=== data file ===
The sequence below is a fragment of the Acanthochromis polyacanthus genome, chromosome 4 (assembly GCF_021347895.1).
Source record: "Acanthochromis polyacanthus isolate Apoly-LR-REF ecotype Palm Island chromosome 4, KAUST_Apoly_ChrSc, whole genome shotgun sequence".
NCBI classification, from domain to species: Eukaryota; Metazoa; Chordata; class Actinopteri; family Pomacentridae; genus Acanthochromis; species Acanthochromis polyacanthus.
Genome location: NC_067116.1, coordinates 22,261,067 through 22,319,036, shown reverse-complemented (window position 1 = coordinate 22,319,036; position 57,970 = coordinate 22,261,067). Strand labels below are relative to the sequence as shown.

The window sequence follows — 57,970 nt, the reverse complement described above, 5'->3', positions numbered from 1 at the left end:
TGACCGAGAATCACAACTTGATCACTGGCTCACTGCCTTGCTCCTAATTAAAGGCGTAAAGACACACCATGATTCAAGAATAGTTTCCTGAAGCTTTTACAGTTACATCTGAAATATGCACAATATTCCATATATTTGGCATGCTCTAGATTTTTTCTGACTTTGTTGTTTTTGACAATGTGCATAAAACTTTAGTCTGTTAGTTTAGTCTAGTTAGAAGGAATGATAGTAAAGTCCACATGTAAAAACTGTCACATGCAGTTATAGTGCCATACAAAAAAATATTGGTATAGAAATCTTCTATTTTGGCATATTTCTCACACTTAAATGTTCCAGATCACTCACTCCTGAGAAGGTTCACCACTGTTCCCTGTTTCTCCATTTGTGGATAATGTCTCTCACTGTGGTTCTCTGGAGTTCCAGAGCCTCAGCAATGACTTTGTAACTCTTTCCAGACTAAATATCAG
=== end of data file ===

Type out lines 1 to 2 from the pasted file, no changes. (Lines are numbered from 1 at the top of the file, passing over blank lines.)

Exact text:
The sequence below is a fragment of the Acanthochromis polyacanthus genome, chromosome 4 (assembly GCF_021347895.1).
Source record: "Acanthochromis polyacanthus isolate Apoly-LR-REF ecotype Palm Island chromosome 4, KAUST_Apoly_ChrSc, whole genome shotgun sequence".